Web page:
Market observers lamented tepid trading volume throughout last week in several rather uneventful sessions. However, if that was the only “bad news” the market had to offer, we would gamble that most still scarred investors whom recall the European/Euro driven equity sell-off this time last year, feel rather well thus far as we head into the third trading week of August.
The SPX actually surged impressively on Friday to reverse early morning weakness and closed with a 1405 handle. Absent last week were any major market moving statements that generally come out of Europe via ECB representatives, and we are also in a lull in terms not being in earnings season, so given the complacency that exists currently in the market (VIX closed on Friday at $14.74 and at its lowest levels since April), no news is good news as seen by last week’s activity. [VIX Keeps Falling Despite Rally Doubts]
From a technical standpoint, our market technician David Chojnacki pointed out last Friday that 1405 remains an area of technical resistance for the SPX (and thus we closed there to end the week), and there is support below at 1395 and 1388, along with more formidable support down at 1375 (if we were to get there). Recall that the 1375 level was important resistance before the market began to break out at the beginning of this month. The SPX scenario over the past few weeks in early August is a classic example of “old resistance becomes new support” in terms of technical analysis patterns.
Options trading was rather light as were volumes in underlying ETFs last week, with the presence of protective put buyers in small cap equities, via puts options in IWM (iShares Russell 2000), but this activity is generally interpreted as expected and quite normal given the relatively depressed levels of the VIX itself, and portfolio managers looking to lock in recent gains and perhaps purchase what looks like “inexpensive” portfolio protection. Late week call buyers did emerge as well, in ETFs including XLI (SPDR Industrials), EFA (iShares MSCI EAFE) and EEM (iShares MSCI Emerging Markets), suggesting that these market participants are looking for additional upside in equities heading into the end of the summer and going into the fall season.
Speaking of Emerging Markets, VWO (Vanguard Emerging Markets) was one of the top fund flows leaders last week in terms of attracting new assets as the ETF reeled in more than $400 million. IWM (iShares Russell 2000) led all ETFs in terms of inflows, with roughly $700 million entering the fund. XLE (SPDR Energy), QQQ (PowerShares QQQ Trust), and XLI (SPDR Industrials) were other leaders on the equity side in terms of inflows last week, collectively accumulating about $1.5 billion. Despite the healthy close of the SPX last week solidly above the 1400 level however, we still see institutional accumulation of fixed income products.
Specifically, UST (ProShares Ultra 7-10 Year Treasury Bond) took in a staggering $442 million last week, which equated to approximately 80% of the total assets in the fund at the time of the creation activity last week. UST is designed to provide twice the daily leveraged returns of the Barclays 7-10 Year Treasury Bond Index, and with treasuries falling rapidly last week into the face of recent equity strength, this institutional buyer of UST seems to be playing “contrarian” to the current “risk on” equity trend in the marketplace. These contrarians using UST must believe that the recent TBT (ProShares Ultra Short 20+ Year Treasury Bond) call buyers are dead wrong as well, since we have seen a recent acceleration of call buying in this leveraged/inverse product. [Options Trading Explodes in Bearish Treasury ETF]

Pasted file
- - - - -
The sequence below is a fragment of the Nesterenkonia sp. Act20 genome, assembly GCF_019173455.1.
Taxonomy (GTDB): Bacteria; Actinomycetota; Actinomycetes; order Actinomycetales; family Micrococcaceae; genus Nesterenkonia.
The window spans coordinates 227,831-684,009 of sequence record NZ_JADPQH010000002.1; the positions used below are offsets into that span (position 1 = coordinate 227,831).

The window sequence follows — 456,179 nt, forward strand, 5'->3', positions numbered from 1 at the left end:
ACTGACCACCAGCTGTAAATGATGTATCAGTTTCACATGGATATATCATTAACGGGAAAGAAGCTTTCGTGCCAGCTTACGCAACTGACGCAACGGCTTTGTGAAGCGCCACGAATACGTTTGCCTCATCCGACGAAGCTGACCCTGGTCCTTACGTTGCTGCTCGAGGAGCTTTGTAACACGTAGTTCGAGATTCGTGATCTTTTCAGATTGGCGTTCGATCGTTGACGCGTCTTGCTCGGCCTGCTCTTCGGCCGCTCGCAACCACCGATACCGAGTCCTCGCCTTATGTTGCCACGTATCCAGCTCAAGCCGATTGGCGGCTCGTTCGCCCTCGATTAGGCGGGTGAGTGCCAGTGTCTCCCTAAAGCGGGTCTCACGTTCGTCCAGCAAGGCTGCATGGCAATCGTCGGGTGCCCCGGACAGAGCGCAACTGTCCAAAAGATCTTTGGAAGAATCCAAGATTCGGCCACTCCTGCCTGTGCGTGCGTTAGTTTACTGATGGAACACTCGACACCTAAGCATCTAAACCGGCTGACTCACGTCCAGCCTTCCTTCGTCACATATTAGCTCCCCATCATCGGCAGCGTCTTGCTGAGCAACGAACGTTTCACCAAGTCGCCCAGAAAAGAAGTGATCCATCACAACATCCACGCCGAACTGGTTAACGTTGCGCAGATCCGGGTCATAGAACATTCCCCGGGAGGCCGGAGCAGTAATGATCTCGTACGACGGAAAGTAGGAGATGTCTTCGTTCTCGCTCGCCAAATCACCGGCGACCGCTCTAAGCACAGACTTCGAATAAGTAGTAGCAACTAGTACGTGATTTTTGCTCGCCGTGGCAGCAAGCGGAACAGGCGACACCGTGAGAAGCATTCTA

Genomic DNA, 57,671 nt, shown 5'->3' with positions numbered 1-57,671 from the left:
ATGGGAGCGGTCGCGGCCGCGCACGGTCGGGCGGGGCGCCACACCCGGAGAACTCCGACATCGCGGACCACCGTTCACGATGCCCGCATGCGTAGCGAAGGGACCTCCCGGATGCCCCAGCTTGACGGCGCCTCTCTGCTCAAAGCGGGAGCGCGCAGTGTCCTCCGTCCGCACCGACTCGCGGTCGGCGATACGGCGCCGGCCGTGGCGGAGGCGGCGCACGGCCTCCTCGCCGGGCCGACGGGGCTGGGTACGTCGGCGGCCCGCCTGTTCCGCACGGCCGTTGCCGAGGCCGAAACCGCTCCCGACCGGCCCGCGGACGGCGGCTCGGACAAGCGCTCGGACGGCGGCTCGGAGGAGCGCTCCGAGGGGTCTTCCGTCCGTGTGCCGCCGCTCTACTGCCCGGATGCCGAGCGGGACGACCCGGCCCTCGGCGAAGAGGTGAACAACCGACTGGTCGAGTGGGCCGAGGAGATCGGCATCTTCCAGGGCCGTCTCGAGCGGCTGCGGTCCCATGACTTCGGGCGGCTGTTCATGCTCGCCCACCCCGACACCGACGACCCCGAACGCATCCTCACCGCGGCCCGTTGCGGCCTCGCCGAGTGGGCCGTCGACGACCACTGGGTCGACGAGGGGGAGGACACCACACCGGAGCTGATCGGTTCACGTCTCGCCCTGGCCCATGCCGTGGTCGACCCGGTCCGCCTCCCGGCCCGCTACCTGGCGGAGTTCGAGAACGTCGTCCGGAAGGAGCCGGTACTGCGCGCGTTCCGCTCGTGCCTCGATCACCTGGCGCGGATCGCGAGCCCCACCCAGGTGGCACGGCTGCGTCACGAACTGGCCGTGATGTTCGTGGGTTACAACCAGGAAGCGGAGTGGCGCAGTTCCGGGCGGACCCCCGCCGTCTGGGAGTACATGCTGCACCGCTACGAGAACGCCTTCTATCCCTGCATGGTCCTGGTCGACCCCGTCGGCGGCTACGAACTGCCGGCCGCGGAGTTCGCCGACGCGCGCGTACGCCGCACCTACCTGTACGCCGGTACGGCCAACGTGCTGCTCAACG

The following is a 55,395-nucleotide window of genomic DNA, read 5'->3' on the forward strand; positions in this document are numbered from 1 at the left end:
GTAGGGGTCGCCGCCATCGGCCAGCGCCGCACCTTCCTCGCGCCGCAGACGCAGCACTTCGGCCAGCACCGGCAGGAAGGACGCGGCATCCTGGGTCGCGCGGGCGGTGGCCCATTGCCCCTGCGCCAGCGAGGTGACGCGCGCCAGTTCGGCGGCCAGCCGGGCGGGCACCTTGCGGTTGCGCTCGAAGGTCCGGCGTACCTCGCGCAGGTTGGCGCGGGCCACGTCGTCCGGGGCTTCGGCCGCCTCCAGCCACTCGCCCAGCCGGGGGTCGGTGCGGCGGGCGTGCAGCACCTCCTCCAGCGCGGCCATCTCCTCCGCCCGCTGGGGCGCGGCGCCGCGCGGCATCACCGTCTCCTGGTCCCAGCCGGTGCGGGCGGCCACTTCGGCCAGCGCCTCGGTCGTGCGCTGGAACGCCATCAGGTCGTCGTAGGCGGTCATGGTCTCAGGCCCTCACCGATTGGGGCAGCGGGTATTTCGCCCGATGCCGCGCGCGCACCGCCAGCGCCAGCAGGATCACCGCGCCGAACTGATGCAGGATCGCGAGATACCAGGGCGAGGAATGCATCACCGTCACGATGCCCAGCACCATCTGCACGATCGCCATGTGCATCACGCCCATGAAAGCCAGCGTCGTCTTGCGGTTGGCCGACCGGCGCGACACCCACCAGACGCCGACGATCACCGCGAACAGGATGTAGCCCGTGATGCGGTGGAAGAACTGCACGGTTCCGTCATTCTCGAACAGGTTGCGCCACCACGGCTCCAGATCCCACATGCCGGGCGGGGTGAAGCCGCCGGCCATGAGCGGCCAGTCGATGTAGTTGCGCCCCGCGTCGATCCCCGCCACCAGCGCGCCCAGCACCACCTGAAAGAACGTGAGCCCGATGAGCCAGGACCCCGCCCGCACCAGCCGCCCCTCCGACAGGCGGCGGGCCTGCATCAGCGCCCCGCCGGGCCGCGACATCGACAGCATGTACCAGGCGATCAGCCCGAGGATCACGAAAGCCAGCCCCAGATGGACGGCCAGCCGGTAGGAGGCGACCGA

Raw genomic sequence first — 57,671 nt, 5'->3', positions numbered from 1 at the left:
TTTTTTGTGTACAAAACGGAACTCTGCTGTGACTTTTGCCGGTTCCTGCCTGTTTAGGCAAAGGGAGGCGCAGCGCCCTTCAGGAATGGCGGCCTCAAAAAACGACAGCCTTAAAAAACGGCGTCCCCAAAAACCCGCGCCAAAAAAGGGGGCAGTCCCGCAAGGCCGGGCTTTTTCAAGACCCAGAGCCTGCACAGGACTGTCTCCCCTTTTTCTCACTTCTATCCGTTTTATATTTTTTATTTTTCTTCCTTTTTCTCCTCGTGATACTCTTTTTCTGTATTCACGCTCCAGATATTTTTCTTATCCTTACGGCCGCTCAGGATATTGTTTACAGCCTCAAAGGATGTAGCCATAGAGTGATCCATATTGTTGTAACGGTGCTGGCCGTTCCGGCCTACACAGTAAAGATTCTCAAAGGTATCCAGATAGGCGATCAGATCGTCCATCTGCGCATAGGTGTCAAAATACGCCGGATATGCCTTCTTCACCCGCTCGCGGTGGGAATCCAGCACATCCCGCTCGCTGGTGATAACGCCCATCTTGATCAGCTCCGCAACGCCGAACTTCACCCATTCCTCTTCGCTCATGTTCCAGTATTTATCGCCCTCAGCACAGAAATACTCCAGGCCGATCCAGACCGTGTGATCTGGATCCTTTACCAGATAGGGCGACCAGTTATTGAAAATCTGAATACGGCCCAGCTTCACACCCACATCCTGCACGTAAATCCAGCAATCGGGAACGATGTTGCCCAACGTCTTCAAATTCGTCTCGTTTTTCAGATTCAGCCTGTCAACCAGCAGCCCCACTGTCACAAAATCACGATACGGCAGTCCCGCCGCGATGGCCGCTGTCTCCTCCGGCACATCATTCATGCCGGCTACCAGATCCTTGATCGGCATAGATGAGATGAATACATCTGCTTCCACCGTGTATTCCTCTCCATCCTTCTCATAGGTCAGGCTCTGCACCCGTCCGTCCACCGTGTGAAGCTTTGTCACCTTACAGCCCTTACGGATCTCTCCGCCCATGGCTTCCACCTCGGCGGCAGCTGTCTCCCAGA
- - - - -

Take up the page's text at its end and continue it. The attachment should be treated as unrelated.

TBT rises in price as longer dated Treasuries fall. Similarly, LQD (iShares Investment Grade Corporate Bond) also took in an impressive $200 million last week, solidifying the fund’s status as the largest fixed income ETF out there in terms of total assets under management (currently a lofty $23 billion plus). LQD owns paper from issuers including AT&T, Wells Fargo, Wal-Mart, and General Electric. The fund’s continued popularity with investors even as the equity market has generally stabilized, reflects that the marketplace is still attracted by yields offered by high grade corporate issuers, and perhaps an unwillingness to dive head first into higher beta equity exposure in the stock market. Thus, a quick takeaway from this could be that there is still “substantial” cash remaining on the sidelines in many cases, and not currently wholesale invested in equities.
Outflows leaders last week included SPY and DIA (SPDR DJ Industrials), losing a collective $3.5 billion, while IWF (iShares Russell 1000 Growth), SHY (iShares 1-3 Year Treasury Bond), and XLP (SPDR Consumer Staples) were also among the top ten in terms of redemptions. On the whole, net creation/redemption activity across the board was on relatively lighter levels in terms of absolute dollars compared to most weeks.
With last week’s atmosphere being one of “no news is good news,” bulls are likely encouraged to see us halfway through August with barely a tremor that looks anything like last year’s disastrous month of August which was fueled by European breakdown after breakdown. With equities challenging recent highs and the SPX over the 1400 “psychological level,” Treasuries finally receding last week in terms of prices falling and yields rising, those looking for a strong close to end 2012 will likely feel much more comfortable if we can close the book on August of 2012 on a high note, and perhaps begin to forget about some of last summer’s painful equity market memories.
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